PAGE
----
Resolving Home Repair Issues with Buyer and Seller

Learn how to negotiate home inspection findings

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Most real estate sales contracts contain inspection contingencies. An inspection contingency is a clause in the sales contract that states both of the buyer's and seller's options should repair issues be discovered during the home inspection. It is critical to understand the inspection contingency, because once an offer is signed, it becomes a legal and binding contract. Your real estate agent or attorney can answer additional questions you may have on this topic.

Sample Repair Contingency

For example, here is the inspection contingency concerning repairs from the standard real estate sales contract widely used in North Carolina. The wording in your state's real estate sales contract may be similar or very different.

13. (c) Pursuant to any inspections in (a) and or (b) above, if any repairs are necessary, Seller shall have the option of completing them or refusing to complete them. If Seller elects not to complete the repairs, then Buyer shall have the option of accepting the Property in its present condition or terminating this contract, in which case all earnest monies shall be refunded. Unless otherwise stated herein, any items not covered by (a)(i), (a)(ii), (a)(iii) and (b) above are excluded from repair negotiations under this contract.

This contingency clause spells out the rights and responsibilities of both parties clearly. The seller can elect to repair problems found by the buyer or pass on the option to do so.

The paragraphs named at the end of the clause refer back to the home inspection contingency, which dictates items that are expected to be working properly at closing and to details about inspections for wood destroying insects.

There's a separate addendum, or attachment, that can be used to establish a repair agreement between the buyer and the seller.

Put Expenses on Hold

If possible, buyers should delay as many closing expenses as possible until repair issues are known and resolved. Why spend money for a title search, survey, and other expensive closing costs until you know the house will be yours? Get your inspections out of the way early so you can negotiate repair issues and get on with the business of closing.

Unresolved Repair Issues

Known problems become material facts: Unless the buyer makes unrealistic demands, it is often in the seller's best interests to negotiate and make repairs. Once a problem is known, it becomes a material fact that must be disclosed to all future potential buyers. If it is not a serious issue, the thing is a future buyer may not care. One buyer's hot button is a shrug of shoulders to the next buyer.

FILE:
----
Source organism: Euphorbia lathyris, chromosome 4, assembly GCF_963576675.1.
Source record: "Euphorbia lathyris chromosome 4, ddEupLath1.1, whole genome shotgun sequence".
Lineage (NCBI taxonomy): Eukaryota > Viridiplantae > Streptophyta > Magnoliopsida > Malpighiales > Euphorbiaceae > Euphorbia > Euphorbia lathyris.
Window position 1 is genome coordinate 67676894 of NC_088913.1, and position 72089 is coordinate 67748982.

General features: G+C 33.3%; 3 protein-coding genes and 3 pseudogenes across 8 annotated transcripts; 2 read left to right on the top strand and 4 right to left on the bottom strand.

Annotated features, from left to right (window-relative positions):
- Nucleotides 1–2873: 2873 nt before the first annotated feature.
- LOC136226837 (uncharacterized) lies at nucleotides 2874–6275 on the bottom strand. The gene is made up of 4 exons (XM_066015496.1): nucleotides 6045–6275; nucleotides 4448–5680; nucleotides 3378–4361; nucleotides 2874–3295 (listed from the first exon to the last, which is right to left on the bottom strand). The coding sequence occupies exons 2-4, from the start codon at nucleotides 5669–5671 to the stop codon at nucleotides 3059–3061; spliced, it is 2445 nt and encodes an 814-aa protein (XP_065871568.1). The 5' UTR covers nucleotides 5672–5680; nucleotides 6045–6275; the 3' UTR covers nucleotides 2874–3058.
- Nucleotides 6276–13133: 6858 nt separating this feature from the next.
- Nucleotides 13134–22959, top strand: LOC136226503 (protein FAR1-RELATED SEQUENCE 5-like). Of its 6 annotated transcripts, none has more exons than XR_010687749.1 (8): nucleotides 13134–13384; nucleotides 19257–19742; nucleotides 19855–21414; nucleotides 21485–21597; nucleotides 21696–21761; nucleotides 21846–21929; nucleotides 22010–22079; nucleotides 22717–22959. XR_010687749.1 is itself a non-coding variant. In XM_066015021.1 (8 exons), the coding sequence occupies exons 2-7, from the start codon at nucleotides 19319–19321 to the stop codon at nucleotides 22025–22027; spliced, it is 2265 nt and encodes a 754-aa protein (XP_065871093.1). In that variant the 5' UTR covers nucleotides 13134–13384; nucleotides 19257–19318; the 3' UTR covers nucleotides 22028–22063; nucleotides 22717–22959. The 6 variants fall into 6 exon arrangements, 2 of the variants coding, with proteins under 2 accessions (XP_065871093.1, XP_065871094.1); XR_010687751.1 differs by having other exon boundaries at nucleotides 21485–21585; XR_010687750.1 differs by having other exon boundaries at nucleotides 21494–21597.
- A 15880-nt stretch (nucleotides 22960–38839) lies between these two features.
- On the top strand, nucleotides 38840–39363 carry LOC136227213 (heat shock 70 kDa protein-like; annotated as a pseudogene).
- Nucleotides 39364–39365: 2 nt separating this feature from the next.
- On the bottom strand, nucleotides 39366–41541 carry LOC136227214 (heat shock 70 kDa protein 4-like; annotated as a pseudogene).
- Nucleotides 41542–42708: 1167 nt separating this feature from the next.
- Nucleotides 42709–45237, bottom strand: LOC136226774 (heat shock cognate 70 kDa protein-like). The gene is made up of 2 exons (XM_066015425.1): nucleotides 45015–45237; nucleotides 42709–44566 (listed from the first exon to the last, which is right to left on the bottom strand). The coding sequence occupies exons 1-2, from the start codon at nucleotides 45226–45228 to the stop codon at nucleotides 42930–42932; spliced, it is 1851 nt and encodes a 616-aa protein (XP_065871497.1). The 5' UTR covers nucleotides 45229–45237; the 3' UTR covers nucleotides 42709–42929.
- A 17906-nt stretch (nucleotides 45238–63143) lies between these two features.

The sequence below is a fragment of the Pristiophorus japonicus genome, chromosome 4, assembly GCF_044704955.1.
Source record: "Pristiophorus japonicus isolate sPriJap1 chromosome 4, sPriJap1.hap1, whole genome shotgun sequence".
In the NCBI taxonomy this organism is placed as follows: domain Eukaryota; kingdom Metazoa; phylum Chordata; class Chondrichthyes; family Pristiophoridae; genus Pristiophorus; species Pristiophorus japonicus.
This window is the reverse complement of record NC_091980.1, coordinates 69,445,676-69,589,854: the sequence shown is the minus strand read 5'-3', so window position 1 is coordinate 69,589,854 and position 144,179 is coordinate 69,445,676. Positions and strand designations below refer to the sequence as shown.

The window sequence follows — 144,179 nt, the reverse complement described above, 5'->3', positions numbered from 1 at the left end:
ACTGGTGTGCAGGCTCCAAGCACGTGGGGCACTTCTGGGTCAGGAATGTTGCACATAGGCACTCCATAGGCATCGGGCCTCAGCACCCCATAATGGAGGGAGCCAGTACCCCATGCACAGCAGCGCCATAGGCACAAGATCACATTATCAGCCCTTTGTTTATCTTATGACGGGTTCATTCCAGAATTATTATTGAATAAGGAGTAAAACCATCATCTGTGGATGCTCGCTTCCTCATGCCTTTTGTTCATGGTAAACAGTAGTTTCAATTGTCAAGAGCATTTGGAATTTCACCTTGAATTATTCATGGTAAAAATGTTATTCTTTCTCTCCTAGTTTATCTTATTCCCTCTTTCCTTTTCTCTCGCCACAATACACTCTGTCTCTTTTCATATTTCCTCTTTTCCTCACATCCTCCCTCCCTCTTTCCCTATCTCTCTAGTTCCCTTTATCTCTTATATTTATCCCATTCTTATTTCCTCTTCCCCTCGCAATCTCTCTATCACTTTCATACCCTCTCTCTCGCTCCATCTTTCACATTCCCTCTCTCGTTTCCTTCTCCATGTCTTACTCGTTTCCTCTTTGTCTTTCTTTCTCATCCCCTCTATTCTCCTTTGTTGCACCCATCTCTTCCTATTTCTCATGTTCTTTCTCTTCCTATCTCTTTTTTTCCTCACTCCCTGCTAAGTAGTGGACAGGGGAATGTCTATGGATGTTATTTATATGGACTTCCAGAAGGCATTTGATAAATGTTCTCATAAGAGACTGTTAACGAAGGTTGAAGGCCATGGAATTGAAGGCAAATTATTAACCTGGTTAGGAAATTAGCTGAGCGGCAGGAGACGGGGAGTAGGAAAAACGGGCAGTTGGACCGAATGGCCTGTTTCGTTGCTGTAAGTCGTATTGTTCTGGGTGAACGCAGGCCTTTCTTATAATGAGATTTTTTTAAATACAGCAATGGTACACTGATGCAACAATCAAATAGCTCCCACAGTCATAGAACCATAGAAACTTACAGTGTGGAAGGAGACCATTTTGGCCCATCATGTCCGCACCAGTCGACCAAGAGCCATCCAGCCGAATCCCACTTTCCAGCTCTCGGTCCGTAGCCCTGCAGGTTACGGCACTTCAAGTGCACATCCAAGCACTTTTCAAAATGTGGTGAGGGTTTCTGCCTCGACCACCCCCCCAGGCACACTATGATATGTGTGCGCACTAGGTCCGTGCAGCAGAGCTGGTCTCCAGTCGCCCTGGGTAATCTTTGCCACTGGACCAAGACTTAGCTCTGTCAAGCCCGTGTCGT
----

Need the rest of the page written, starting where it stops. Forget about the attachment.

Sometimes sellers think they can increase the price of the house to cover the repair, but if the house is already priced correctly that doesn't usually work. An overpriced house sits on the market instead of selling and the sellers continue to make payments instead of moving into their new house.

Banks might not lend: Problems noted on an appraisal might throw up a red flag to the lender; such problems might cause the lender to ask for a structural inspection to verify that there are no problems with the house.

The bank might refuse to finalize the loan until repairs are made.

Scheduling Repairs

Repairs made before closing: If the seller makes repairs before closing, take your home inspector back for a recheck as soon as you receive word that repairs are complete. Do not wait for the final walk-through, because you don't want to find out on the day of closing that repairs have not been made or have been made poorly. The home inspector may charge you an additional fee for the service.

Repairs made after closing: There are a few basic scenarios for repairs made after closing:

  • The seller can give you a lump sum at closing to cover the cost of repairs you agree to initiate after closing.
  • The seller can prepay a repair person to do the work.
  • A portion of the seller's proceeds can be held in trust after closing and used to pay for repairs (usually computed on 1 and a half times the estimate). A signed agreement should be in place to ensure that repairs are made.

    The method you use depends on the complexity of the repairs. Simple items, where you feel the estimate you've received is sufficient, could probably be paid as a lump sum. Extensive repairs often uncover more issues as they progress and nearly always cost more than anticipated.

    Buyers should consult with an attorney to ensure their interests are protected before agreeing to make repairs before closing. When the buyer does not yet own the house, there are additional risks and liabilities to making repairs prior to consummation of sale.

    Edited by Elizabeth Weintraub, home buying expert. 

    At the time of writing, Elizabeth Weintraub, CalBRE #00697006, is a Broker-Associate at Lyon Real Estate in Sacramento, California.